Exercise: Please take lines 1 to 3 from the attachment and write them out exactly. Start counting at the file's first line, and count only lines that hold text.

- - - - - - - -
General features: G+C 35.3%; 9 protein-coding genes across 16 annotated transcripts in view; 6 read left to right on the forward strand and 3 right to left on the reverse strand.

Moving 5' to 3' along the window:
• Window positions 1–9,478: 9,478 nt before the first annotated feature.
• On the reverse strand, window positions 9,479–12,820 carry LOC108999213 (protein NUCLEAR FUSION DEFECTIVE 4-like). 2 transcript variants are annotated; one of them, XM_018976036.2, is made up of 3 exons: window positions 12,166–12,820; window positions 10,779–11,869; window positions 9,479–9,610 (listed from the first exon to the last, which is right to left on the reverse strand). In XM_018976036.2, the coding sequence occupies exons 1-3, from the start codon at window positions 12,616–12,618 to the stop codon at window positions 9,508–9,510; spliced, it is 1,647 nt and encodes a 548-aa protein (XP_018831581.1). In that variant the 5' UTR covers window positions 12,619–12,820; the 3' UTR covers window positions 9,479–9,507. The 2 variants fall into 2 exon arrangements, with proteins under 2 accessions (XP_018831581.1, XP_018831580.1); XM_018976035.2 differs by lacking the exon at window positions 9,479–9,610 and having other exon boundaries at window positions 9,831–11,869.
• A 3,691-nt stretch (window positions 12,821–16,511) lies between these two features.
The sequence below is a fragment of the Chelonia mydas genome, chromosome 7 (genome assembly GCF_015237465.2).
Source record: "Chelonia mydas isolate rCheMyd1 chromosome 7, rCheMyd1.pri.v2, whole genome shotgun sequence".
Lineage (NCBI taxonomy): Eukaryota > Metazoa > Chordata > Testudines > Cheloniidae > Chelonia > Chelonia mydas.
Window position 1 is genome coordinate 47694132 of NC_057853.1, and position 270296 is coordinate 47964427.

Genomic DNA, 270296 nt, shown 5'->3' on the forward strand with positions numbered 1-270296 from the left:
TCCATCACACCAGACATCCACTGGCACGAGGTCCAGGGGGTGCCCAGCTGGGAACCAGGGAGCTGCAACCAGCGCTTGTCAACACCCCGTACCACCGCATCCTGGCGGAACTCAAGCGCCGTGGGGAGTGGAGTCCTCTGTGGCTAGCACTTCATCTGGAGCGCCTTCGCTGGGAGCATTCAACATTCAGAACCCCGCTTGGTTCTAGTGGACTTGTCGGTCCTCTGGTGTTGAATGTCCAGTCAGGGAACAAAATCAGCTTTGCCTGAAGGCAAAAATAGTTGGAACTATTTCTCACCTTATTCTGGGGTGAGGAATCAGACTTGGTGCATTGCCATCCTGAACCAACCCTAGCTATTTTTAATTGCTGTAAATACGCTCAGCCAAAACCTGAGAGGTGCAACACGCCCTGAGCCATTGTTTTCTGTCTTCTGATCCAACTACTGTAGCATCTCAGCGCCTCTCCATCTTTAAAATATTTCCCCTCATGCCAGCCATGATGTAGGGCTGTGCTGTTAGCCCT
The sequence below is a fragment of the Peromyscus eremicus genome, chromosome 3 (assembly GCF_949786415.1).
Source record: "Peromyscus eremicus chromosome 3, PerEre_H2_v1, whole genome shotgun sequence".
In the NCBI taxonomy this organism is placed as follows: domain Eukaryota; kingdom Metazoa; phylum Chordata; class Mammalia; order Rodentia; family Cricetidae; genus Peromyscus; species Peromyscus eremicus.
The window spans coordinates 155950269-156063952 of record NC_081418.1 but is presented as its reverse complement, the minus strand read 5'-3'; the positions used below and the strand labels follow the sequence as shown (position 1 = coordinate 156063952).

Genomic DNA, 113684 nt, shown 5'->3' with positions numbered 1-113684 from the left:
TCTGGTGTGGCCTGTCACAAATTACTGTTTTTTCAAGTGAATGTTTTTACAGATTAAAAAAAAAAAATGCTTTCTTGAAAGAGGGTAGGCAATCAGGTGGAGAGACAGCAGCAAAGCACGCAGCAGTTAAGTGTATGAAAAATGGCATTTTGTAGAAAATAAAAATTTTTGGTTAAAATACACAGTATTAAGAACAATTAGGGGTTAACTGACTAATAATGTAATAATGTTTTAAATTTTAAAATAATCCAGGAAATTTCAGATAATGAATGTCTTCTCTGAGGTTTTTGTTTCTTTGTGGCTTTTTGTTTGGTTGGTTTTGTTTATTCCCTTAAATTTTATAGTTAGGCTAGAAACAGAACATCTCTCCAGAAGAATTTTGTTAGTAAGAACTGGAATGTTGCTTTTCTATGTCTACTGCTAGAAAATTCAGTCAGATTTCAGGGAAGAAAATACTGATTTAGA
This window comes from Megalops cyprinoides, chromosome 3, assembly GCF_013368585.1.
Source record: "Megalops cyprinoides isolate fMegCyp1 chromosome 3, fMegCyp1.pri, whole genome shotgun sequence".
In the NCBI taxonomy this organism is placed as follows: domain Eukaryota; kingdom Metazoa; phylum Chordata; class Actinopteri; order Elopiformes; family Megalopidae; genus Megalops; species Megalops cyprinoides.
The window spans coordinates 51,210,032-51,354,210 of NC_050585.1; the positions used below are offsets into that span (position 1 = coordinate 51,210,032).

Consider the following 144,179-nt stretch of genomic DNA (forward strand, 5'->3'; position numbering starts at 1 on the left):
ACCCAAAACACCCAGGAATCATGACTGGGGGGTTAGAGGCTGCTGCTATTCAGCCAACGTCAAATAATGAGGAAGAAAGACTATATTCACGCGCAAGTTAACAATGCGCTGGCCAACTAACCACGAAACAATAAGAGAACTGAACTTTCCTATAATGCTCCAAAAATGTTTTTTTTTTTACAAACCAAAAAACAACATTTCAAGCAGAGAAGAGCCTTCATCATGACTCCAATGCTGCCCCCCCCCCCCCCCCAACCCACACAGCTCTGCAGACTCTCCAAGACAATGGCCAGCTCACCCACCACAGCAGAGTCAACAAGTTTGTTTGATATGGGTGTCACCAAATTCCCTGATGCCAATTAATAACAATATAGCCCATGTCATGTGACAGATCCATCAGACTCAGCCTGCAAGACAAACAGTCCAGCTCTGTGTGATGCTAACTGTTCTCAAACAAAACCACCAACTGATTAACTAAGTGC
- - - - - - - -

General features: G+C 35.3%; 9 protein-coding genes across 16 annotated transcripts in view; 6 read left to right on the forward strand and 3 right to left on the reverse strand.

Moving 5' to 3' along the window:
• Window positions 1–9,478: 9,478 nt before the first annotated feature.